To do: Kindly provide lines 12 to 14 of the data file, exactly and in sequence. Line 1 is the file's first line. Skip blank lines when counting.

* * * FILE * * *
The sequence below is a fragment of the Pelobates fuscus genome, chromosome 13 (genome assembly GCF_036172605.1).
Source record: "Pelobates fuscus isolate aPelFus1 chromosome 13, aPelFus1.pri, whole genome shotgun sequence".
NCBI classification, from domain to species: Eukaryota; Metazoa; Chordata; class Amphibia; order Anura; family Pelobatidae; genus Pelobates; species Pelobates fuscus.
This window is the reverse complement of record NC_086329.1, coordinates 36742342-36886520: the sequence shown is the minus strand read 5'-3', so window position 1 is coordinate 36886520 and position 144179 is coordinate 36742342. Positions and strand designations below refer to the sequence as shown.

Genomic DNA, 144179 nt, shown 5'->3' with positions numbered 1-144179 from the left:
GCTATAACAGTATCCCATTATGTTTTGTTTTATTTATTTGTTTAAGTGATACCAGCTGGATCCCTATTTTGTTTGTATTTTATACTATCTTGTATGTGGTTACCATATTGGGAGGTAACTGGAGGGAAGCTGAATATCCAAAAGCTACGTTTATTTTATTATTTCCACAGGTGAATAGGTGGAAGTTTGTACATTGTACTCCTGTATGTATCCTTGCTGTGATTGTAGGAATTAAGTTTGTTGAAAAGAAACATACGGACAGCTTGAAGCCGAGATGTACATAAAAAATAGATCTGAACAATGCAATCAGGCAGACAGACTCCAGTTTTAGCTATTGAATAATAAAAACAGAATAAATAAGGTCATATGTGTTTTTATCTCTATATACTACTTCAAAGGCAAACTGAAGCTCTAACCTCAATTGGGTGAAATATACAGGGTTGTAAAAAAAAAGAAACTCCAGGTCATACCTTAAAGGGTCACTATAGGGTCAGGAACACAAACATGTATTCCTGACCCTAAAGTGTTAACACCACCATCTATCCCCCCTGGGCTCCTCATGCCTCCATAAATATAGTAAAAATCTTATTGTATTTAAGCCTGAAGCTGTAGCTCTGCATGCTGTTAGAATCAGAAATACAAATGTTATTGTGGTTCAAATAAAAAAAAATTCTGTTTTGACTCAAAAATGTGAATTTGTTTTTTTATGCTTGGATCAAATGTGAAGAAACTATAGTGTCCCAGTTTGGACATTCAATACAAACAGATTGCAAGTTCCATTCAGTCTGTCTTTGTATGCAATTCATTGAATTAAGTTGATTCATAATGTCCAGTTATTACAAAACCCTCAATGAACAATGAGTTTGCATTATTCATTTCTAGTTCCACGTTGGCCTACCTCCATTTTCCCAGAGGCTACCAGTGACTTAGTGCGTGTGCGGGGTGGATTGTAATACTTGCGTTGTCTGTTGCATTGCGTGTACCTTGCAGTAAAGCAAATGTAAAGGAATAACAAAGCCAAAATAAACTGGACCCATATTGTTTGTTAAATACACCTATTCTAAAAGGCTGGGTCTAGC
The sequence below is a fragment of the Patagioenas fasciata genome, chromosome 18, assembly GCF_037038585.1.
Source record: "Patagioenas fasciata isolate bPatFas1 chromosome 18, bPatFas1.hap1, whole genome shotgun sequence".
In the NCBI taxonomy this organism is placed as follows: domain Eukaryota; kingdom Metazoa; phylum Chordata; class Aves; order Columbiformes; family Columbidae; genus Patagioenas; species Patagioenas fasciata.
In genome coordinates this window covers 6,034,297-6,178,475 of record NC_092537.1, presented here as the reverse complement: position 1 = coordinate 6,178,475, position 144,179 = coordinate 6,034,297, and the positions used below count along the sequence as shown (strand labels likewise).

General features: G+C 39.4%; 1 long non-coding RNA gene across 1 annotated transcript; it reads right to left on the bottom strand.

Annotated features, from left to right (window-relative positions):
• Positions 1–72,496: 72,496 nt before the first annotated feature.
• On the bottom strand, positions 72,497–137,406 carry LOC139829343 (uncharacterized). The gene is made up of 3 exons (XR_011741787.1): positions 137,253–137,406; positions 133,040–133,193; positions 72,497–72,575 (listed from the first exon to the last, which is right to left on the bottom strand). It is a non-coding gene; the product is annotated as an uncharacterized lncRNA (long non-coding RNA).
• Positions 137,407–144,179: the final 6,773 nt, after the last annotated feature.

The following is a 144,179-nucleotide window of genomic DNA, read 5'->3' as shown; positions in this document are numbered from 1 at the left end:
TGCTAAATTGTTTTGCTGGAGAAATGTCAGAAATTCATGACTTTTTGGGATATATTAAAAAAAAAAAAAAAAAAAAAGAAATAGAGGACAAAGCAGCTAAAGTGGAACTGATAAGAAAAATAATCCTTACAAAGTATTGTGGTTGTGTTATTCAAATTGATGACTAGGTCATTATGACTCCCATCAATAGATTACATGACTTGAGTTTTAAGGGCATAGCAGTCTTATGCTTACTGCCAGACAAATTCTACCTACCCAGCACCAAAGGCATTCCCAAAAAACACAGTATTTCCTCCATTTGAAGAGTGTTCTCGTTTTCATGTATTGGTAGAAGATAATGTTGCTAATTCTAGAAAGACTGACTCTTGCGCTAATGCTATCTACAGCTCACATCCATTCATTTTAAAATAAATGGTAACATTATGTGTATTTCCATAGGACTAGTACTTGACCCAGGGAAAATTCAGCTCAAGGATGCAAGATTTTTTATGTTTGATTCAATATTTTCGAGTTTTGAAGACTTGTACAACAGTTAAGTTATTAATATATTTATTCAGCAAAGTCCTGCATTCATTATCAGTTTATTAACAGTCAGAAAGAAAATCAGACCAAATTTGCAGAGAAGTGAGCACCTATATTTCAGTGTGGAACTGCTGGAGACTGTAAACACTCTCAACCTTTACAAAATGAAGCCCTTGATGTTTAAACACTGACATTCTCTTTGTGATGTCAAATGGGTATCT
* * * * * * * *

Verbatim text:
Annotated features, from left to right (window-relative positions):
• Positions 1–72,496: 72,496 nt before the first annotated feature.
• On the bottom strand, positions 72,497–137,406 carry LOC139829343 (uncharacterized). The gene is made up of 3 exons (XR_011741787.1): positions 137,253–137,406; positions 133,040–133,193; positions 72,497–72,575 (listed from the first exon to the last, which is right to left on the bottom strand). It is a non-coding gene; the product is annotated as an uncharacterized lncRNA (long non-coding RNA).